"I hated my Catholic high school, so I certainly never went back to a reunion, although I did get to comment to The Baltimore Sun, on the school's fifty-year anniversary, that the Christian Brothers and lay faculty there had 'discouraged every interest I ever had.' A friend who attended the reunion that year said he heard me called 'f**got' and 'pornographer' by some of my p***ed-off fellow classmates who had read my criticism, but I didn't mind. The only reason to attend any school reunion is to see how the people whom you had wanted to have sex with then look today. And I had already looked up those people's addresses and driven by their homes to stalk them years before."

And when talking about those wacky saints he learned about at school:

"Of course, there are some saints we do take very seriously. Saint Catherine of Siena is without a doubt the most insane of these and we have no choice but to honor her daily. Reading Holy Anorexia by Rudolph M. Bell, the best encyclopedia of deranged saints ever written, we learn that in Catherine's time (the 1300s) she was known as 'a person of considerable reputation for outstanding holiness'--in other words, nuts! At the peak of her career she 'urged the holy hatred of oneself' and advised others to 'build a cell in your mind that you can never escape.' She was a 'bottom' for God."

and I am still laughing over the poor girl who could never succeed here:

"Catherine organized a group of fellow child masochists who flagellated themselves daily. Well, I can understand that, too. I had a Horror House in our garage and I'd charge the neighborhood kids twenty-five cents to enter. After they gave me the money, I'd tell them to wait, and I'd go inside and then yell, "Okay, come in!" The little ticket buyers would group their way into the darkness and I would squirt them with a fire extinguisher (my dad's company sold them) and then kick them in the leg. They loved it. They even came back for more. I also used to play 'school' as a kid with the little girl who lived next door, and I was always the teacher and she was always the student. Every time we played I failed her, yet she still eagerly agreed to play every time I asked, fully knowing the results."

Role Models is John Waters's most serious written work. Without his name on the cover, one would never believe that the chapters on Leslie Van Houten, art, Johnny Mathis or Little Richard was written by him. If you love Waters's humour, and need a laugh like the original "Hairspray" on the printed page, this book does not disappoint.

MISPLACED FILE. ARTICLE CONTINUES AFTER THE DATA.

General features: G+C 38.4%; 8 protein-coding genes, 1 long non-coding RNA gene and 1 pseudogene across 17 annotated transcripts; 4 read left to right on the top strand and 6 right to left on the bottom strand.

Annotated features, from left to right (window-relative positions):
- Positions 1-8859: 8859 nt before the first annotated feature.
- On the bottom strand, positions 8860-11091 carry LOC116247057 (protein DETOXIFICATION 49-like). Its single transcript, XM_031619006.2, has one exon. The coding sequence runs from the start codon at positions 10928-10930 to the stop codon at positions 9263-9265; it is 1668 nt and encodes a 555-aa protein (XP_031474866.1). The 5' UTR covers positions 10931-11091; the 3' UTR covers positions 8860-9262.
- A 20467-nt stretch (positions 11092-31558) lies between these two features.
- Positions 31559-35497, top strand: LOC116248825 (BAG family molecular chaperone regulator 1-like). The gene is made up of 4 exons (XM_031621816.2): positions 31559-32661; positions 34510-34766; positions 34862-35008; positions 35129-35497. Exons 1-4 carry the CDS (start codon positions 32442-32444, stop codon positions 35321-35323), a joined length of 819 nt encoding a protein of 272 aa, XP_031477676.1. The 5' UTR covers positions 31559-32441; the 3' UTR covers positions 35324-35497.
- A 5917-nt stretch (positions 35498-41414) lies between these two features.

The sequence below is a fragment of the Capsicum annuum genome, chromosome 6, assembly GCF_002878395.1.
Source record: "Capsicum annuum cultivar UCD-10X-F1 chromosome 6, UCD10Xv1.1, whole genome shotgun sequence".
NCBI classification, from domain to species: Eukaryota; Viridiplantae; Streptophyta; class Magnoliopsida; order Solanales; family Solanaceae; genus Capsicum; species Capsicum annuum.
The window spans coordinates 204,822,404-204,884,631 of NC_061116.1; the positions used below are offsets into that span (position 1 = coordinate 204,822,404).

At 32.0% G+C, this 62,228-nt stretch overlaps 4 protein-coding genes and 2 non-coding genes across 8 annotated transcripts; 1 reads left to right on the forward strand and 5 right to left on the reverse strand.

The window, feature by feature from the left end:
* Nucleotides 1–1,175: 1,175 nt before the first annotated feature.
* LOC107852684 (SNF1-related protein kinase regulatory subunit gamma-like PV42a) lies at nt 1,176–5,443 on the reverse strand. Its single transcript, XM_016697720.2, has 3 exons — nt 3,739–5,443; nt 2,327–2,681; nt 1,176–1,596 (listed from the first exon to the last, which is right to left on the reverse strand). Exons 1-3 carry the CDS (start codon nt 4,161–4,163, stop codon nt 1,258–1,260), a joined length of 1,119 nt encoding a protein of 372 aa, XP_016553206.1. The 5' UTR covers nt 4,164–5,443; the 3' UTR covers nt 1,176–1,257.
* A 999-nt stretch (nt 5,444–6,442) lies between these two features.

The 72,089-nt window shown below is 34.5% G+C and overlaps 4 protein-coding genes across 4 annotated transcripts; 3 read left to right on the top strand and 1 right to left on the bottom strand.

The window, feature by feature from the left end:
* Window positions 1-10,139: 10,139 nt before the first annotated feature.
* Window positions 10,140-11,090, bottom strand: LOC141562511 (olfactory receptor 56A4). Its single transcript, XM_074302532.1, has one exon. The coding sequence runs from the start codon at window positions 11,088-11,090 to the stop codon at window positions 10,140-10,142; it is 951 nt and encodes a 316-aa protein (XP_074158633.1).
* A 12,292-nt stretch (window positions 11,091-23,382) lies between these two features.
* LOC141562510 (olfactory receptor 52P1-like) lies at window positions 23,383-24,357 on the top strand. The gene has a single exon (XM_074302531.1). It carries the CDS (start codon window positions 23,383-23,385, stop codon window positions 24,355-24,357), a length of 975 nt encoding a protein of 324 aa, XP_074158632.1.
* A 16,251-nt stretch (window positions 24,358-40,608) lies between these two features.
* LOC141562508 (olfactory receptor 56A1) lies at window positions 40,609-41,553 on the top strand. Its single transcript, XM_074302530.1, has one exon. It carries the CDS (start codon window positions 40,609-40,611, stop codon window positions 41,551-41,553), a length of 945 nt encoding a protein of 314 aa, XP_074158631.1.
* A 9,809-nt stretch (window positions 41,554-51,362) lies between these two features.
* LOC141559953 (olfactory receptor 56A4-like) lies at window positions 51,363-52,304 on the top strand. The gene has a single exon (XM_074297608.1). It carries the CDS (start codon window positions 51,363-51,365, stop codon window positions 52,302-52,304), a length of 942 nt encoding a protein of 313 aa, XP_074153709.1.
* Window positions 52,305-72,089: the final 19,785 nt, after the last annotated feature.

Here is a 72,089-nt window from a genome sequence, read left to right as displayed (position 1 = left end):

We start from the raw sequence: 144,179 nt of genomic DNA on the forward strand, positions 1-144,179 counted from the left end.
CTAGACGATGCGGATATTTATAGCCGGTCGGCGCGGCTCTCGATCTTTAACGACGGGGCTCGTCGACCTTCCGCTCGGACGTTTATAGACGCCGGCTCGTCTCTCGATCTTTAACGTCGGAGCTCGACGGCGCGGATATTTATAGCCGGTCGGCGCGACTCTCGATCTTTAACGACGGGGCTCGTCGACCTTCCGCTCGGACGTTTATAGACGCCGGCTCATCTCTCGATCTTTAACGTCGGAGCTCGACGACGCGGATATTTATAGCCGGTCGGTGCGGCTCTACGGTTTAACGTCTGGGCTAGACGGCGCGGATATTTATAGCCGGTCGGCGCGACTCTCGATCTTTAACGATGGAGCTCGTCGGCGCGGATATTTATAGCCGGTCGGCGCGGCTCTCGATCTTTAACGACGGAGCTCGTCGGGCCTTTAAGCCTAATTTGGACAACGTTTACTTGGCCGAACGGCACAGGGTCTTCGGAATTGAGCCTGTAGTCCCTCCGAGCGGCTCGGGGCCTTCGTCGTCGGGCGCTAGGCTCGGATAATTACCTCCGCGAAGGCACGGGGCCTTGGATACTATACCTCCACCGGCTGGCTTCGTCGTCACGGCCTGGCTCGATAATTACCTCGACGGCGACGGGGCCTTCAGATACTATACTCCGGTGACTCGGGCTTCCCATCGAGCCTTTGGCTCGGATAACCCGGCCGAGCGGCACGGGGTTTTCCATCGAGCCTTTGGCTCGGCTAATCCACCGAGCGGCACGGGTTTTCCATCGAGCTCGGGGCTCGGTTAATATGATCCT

3 of 3 people found the following review helpful
Laugh out loud funny! Sept. 24 2011
By Jacob S Callahan - Published on
Format: Paperback Verified Purchase
This work is so entertaining and good hearted and funny, I immediately ordered a copy for a friend. There were times when I had to phone people to read out passages so we could laugh together. It is perhaps not for everyone, but if you already know and like John Waters, you will love this book; it was so absorbing and delightful, I had to read it almost straight through. If you don't know John Waters (where have you been?), and have a sensitivity to language as spoken and heard away from church, your mind may be too pure to process his special brand of "filth" which includes interviews with criminals, celebrities of special note, trivia, information and particular advise on how to realize or expand your own personal filth. I wish he lived next door; it feels as if we are friends already. I'd love to have him over for a drink.
2 of 2 people found the following review helpful
A charming, quirky collection of essays by cult movie director John Waters on his role models May 25 2011
By bobbygw - Published on
Format: Paperback
This is an entertaining, insightful and often thought-provoking series of journalistic essays by John Waters on his role models.

Waters is arguably America's most wonderful, funny, quirky and cult film director (who can forget, once seen, the marvels of 'Pink Flamingos' and 'Female Trouble') and, for those who aren't already fans of his journalism as well, John Waters is a natural writer. You can hear his voice as he reflects, shares, meditates and wryly comments on a wide range of topics. He's also widely read and his cultural interests are equally wide-ranging and, unsurprisingly, reflective of his quirky, distinctive - and, I hasten to add, utterly charming - personality.

While this latest collection is accomplished and well worth the price - the UK edition, this review refers to, by the way, is by Beautiful Books, and is truly beautiful in format, dust jacket and design - and this review will highlight a bunch of evidence to justify such claims - it doesn't have the many hysterically funny, laugh-out-loud moments that run through two of his previous collections of journalism (I'm thinking here of 'Crackpot' and 'Shock Value', both of which I adore).